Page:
When talking about how Devon’s Good Game came into being, it’s almost obligatory to mention Tom Jones, Morocco and a roadtrip in a £100 cavalier, but let’s bypass that and get straight to the meat.
Ok, before the meat, let’s get to the passion, the guys at good game – Jim Kingston, Steve Williams and Pete Woodham Kay – are passionate about what they do, and use as much local produce as they can get their hands on. What they don’t use are nitrates. They don’t like waste but they do like taste.
But what is Good Game all about?
The firm is made up of the Topsham buddies who are determined to support local producers and produce the best cured meat and sausages you can get your teeth into.
Plus, their products are free from nitrates, artificial preservatives and gluten.
“Everything we do is by hand, like true artisans. We cure using only salt and natural Exe estuary air. We use no Nitrates, saltpetre or curing agents. We don’t even use drying chambers – we do it the traditional way.
“We source our pork mostly from Kenniford Farms or small producers or rare breed pigs like Oxford Sandy and Blacks or Devon Blacks,” says the blurb on their site.
“Our game is either shot by us or local Devon folk we know. We buy sundries and kit from MK in Devon who are a local family business. Where possible we get spices from one of the Devon producers or a small specialist importer who has direct contact with growers and can ensure quality levels.”
They get their chillies from Devon chilli farms.
“We like to use everything around us, as it used to be,’ they told Natacha Du Pont De Bie on her Devonium blog.
And if you’re feeling more hands on than just mouth round, Good Game also share their years of experience in the workshops they run,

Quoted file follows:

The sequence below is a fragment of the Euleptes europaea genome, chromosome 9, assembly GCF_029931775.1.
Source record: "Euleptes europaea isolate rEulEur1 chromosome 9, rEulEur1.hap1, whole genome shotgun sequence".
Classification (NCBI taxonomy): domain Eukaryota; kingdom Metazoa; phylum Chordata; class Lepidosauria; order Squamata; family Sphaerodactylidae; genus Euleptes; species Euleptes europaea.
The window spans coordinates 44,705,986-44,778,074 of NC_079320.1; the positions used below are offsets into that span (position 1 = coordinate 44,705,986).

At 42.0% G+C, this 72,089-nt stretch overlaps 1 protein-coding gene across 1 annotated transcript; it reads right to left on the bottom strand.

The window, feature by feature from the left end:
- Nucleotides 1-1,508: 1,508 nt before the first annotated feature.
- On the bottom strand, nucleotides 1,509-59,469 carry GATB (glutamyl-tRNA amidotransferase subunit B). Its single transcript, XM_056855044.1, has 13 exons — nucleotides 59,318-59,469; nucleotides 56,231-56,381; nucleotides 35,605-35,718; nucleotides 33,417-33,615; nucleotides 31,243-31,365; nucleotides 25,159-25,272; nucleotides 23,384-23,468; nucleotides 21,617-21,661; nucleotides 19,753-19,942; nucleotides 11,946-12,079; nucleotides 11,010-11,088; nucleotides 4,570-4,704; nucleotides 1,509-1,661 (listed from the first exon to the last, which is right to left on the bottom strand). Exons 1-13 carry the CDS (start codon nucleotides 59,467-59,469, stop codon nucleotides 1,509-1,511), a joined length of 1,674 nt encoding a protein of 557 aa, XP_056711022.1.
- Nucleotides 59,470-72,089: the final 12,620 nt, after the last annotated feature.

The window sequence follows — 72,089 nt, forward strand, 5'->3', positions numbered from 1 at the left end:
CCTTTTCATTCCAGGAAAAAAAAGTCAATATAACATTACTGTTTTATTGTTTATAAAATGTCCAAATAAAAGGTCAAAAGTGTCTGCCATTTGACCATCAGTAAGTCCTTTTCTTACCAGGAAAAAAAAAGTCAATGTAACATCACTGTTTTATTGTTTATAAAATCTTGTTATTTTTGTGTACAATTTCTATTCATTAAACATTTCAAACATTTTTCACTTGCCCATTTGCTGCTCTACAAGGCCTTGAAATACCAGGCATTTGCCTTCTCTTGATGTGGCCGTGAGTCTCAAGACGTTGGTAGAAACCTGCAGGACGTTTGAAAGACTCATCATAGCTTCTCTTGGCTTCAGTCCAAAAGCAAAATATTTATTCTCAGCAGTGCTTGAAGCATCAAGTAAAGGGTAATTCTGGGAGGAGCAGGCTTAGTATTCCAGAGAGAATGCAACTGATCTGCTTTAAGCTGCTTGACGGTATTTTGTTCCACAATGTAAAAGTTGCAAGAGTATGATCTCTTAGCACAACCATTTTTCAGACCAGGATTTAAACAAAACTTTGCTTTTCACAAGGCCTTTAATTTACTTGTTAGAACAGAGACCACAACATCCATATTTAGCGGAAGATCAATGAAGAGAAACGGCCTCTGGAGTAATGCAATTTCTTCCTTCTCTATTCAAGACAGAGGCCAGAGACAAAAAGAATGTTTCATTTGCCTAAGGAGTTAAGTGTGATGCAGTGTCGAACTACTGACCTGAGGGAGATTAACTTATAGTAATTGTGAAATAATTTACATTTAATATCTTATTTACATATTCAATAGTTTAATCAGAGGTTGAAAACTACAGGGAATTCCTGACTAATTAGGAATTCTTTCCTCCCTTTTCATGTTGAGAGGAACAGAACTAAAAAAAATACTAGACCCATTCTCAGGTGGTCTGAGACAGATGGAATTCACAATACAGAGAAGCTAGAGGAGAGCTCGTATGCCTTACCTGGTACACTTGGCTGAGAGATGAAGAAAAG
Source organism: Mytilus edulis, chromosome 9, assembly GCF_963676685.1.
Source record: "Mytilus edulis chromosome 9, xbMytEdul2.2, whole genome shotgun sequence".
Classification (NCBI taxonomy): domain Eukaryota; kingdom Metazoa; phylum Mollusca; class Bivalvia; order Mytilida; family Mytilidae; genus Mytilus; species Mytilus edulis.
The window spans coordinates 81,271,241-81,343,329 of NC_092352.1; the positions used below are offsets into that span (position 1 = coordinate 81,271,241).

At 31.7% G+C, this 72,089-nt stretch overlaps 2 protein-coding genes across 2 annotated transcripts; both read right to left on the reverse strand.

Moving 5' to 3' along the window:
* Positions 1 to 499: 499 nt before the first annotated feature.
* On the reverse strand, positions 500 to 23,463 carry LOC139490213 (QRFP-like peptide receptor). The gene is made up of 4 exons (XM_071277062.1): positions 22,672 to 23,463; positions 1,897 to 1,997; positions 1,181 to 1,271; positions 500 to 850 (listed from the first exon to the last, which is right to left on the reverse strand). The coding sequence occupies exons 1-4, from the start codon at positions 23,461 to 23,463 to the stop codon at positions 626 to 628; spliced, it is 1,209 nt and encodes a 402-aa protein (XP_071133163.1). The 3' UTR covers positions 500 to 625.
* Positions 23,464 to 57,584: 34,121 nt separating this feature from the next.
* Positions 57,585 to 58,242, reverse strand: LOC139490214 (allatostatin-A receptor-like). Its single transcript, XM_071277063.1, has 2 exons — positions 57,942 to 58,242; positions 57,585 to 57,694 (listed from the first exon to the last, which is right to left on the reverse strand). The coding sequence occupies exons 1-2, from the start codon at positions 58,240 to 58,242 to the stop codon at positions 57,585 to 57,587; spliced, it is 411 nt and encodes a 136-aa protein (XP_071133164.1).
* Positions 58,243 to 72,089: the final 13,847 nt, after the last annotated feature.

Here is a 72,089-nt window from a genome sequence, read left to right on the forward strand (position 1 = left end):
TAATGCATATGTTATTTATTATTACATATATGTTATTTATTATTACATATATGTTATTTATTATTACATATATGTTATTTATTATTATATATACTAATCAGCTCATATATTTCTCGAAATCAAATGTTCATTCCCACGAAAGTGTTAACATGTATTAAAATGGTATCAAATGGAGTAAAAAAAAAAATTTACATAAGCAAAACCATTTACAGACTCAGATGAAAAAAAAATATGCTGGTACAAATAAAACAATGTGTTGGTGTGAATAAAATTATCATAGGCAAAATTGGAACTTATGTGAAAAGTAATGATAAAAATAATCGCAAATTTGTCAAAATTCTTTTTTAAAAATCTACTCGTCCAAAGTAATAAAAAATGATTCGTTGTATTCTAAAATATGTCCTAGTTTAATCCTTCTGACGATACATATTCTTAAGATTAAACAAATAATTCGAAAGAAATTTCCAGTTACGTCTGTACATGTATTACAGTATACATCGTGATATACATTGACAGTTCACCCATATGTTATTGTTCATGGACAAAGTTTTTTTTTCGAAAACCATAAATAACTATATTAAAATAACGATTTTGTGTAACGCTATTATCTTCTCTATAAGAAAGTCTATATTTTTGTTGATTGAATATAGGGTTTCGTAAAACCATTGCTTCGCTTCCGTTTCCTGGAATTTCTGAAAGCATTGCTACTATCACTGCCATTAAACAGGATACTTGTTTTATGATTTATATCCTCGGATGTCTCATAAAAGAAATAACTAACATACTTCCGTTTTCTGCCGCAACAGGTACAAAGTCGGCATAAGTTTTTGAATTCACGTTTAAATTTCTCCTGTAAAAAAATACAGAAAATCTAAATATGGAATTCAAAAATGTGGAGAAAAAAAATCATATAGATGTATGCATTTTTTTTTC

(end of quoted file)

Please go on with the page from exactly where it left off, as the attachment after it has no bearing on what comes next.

“By spending around £20 on a whole shoulder of pork, and with some basic skills and minimal equipment, you can produce a whole number of products from chorizo, fresh sausages or air dried ham,” Steve told James Millar in Devon Life.
“One of our guiding principles at Good Game is thrift and we teach you how to use every single part of the animal, from nose to tail, so that nothing is wasted.”
“Everyone can get as involved as they want. We teach how to butcher, then by mincing the meat we make various types of sausages and cured meats. We make real bacon and everyone is encouraged to try a bit as we cook some up. We then make a simple smoking recipe.”
They also give advice on avoiding splashing cash on equipment.
“We will give people real alternatives to forking out loads of money at specialist shops, by using kitchen appliances people already own, or items which can be picked up cheaply.
“A cork with a pin through it will save you £15 on a salami pricker, a small section of drain pipe means you don’t need a butchers net applicator for £250 and a coffee grinder is perfect for grinding up spice,” they said.